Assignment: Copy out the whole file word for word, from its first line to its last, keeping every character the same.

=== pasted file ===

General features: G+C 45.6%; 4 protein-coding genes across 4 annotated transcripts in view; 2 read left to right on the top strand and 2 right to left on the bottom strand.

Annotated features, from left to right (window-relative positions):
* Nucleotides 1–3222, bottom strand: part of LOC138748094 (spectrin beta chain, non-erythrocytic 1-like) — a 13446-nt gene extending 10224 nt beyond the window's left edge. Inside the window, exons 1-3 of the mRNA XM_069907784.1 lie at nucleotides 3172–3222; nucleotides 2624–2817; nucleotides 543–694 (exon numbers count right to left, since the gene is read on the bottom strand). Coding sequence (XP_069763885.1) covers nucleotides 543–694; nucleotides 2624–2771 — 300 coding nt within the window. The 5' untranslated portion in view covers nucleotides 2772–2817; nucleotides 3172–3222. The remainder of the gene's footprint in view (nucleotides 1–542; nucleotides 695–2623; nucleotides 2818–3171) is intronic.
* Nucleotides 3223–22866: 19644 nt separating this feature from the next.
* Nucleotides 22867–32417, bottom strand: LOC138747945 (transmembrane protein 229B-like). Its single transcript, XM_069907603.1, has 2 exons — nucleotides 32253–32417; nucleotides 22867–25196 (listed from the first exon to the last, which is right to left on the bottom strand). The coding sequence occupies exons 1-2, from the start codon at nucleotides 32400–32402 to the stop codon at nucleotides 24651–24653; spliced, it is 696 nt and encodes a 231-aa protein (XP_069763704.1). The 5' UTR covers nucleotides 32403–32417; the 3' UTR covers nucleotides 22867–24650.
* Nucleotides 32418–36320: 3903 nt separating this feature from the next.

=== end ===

General features: G+C 45.6%; 4 protein-coding genes across 4 annotated transcripts in view; 2 read left to right on the top strand and 2 right to left on the bottom strand.

Annotated features, from left to right (window-relative positions):
* Nucleotides 1–3222, bottom strand: part of LOC138748094 (spectrin beta chain, non-erythrocytic 1-like) — a 13446-nt gene extending 10224 nt beyond the window's left edge. Inside the window, exons 1-3 of the mRNA XM_069907784.1 lie at nucleotides 3172–3222; nucleotides 2624–2817; nucleotides 543–694 (exon numbers count right to left, since the gene is read on the bottom strand). Coding sequence (XP_069763885.1) covers nucleotides 543–694; nucleotides 2624–2771 — 300 coding nt within the window. The 5' untranslated portion in view covers nucleotides 2772–2817; nucleotides 3172–3222. The remainder of the gene's footprint in view (nucleotides 1–542; nucleotides 695–2623; nucleotides 2818–3171) is intronic.
* Nucleotides 3223–22866: 19644 nt separating this feature from the next.
* Nucleotides 22867–32417, bottom strand: LOC138747945 (transmembrane protein 229B-like). Its single transcript, XM_069907603.1, has 2 exons — nucleotides 32253–32417; nucleotides 22867–25196 (listed from the first exon to the last, which is right to left on the bottom strand). The coding sequence occupies exons 1-2, from the start codon at nucleotides 32400–32402 to the stop codon at nucleotides 24651–24653; spliced, it is 696 nt and encodes a 231-aa protein (XP_069763704.1). The 5' UTR covers nucleotides 32403–32417; the 3' UTR covers nucleotides 22867–24650.
* Nucleotides 32418–36320: 3903 nt separating this feature from the next.